That particular classroom's front door was the first one you would run into when coming from the administration wing to the classroom wing. So on that tragic day, we were probably the first class, at least in the boy's building to get the news. We were going along normally in class when Sister Thomas Joseph (Sr. TJ),  our principal, came to the door and knocked. There were small windows in the doors, so we saw who it was. Sr. Violetta went to the door and had a short hushed conversation with Sr. TJ. When she came back into the room she was crying. I sat near the front and had caught a glimpse of Sr. TJ. She was or at least had been crying too. Sr. Violetta went to her desk, sat down and told us the sad news. We were all shocked. She said class was over and to just stay in our seats. The advice was to put our heads on our desks. I'm sure we were told to pray too. How is a 16 year old suppose to process that kind of devastating news? We didn't have an army of school counselors available, in fact, we didn't have any counselors.

I honestly don't remember what happened at the end of that period. Did we change classes, did we stay where we were, did we go to our homeroom? The funeral was the following Monday, November 25th. I remember watching on TV, CBS in our house. Walter Cronkite was anchoring and it was in black and white, at least on our TV. I also don't remember whether we went back to school on Tuesday and Wednesday of that week before the normal Thanksgiving holiday. I do know it was a sad Thanksgiving. It was also probably my Mom's saddest birthday on November 25th, the day of the funeral. Like 9/11 almost four decades later, everything stopped for a few days and then the country got on with life.
JFK Funeral Procession
This was a devastating event in our history. It was a particularly devastating event for an Irish Catholic teenager. Kennedy was the first Catholic president in our history. I'm mostly Irish. I was in the 12th year of my 13 years in Catholic schools (K-12). I was an altar boy. I was in a class taught by a nun when the news broke. Kennedy was adored by the nuns. JFK was the youngest elected president, 43 years old. Younger than my parents. Every other politician I knew of was an old fart.

Like the nuns, my Mom was devastated. John Kennedy may have been the first national Democrat she ever voted for. My parents were only five years older than JFK who besides being the first Catholic was also the first president born in the 20th century.

We eventually recovered from this tragedy. School continued, we went back to our self-absorbed teenage lives. We immersed ourselves in our romances, the Beach Boy, the Beatles, the Rolling Stones, the Kingston Trio, finding booze, going to the beach, talking dad into using the car, and a myriad of other very important activities. Despite our return to almost normal, we were never the same. Camelot was gone. In the years to come almost everything got turned around. The Vietnam war and the draft hung over us. Bobby and Martin were assassinated. Nixon came and went. We lost our unquestioning faith in the government. The post WWII victory blush and boom were gone.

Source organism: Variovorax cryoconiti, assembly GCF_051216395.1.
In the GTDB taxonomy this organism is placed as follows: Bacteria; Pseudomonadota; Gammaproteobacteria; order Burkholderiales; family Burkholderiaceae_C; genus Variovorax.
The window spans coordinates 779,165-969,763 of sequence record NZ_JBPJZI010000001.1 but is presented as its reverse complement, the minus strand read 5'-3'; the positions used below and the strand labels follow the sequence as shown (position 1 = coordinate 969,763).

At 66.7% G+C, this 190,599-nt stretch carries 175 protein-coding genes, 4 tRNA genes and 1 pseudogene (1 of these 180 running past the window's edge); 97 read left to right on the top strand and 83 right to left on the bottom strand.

I think those quantum changes started that November day in 1963.

I know that day changed Dallas. The establishment got a little more tolerant. Even to this day, there is some guilt and embarrassment. For the first time ever, Dallas is recognizing the anniversary of the event. There are finally ceremonies at Dealey Plaza for the first time in 50 years. I find it somewhat ironic that I now live in the area where JFK spent the last two days of his life. I've been to all the places the Kennedy's went back then. I've been to Dealey Plaza and the Sixth Floor Museum.
Dealey Plaza 

I also find it ironic that this area (D/FW) is so anti-Obama. In some ways, the old white conservative anti-Catholic (maybe anti-black) guard are reemerging. It died down a little for a few years. I guess 50 years is too long ago to remember or to learn from. They once hated a Catholic president, now they hate a Black president. Funny, in 1963 Ft. Worth was much more blue collar and Democratic. Kennedy had a good reception there. Now it's mostly a very red area.

We are all a conglomeration of our genes, upbringing, environment, education, friends and extraordinary events we witness or live through. This was one of those extraordinary events that shaped my life and my views. I am a child (a very old child) of the 60"s. It's too bad we had to kill our best and brightest before we emerged from that decade.

Where were you that day?